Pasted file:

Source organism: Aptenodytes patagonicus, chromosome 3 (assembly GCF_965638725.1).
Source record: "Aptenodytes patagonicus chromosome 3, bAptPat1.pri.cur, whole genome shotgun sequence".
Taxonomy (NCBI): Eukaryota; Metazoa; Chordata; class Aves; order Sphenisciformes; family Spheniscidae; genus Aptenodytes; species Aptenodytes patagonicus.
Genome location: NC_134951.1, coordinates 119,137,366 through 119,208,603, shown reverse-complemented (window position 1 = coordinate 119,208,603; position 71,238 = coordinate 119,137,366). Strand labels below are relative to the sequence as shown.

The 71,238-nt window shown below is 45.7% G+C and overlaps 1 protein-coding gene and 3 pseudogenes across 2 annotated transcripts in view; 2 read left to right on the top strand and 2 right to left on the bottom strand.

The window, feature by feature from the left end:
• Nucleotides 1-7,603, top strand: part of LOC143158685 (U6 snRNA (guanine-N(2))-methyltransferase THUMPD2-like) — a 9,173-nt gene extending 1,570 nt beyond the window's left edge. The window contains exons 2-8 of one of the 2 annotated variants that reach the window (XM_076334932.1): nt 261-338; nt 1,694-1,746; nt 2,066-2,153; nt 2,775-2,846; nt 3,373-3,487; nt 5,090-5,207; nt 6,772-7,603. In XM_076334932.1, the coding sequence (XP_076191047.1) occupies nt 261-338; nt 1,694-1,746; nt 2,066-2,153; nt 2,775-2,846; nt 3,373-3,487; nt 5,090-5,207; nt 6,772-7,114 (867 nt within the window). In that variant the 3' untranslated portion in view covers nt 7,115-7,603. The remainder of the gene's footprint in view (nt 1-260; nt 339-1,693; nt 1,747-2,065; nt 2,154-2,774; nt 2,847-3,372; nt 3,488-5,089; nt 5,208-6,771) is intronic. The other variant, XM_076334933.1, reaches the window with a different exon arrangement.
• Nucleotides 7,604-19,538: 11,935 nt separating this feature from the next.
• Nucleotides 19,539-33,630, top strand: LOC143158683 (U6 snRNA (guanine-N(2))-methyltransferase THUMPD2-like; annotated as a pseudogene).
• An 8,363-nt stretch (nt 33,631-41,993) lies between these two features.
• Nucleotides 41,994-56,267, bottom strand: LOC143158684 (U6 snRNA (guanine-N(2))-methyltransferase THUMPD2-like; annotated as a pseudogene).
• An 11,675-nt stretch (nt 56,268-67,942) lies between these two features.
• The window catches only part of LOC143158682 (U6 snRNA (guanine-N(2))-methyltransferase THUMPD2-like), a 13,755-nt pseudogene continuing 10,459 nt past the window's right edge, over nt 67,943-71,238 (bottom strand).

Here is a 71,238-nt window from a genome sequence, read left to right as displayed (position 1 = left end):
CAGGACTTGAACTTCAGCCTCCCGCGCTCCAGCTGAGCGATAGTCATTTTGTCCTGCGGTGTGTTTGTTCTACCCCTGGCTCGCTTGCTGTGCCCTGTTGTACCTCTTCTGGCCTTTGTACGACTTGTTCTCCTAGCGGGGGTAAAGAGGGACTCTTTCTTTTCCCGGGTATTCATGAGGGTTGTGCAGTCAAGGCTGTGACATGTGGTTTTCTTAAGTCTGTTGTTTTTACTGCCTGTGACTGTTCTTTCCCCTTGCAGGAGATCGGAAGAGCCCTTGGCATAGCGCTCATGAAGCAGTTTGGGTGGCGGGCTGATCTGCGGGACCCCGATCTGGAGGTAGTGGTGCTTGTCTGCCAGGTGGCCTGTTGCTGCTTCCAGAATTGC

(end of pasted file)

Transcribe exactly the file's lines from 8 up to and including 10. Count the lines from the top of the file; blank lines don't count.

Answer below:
• Nucleotides 7,604-19,538: 11,935 nt separating this feature from the next.
• Nucleotides 19,539-33,630, top strand: LOC143158683 (U6 snRNA (guanine-N(2))-methyltransferase THUMPD2-like; annotated as a pseudogene).
• An 8,363-nt stretch (nt 33,631-41,993) lies between these two features.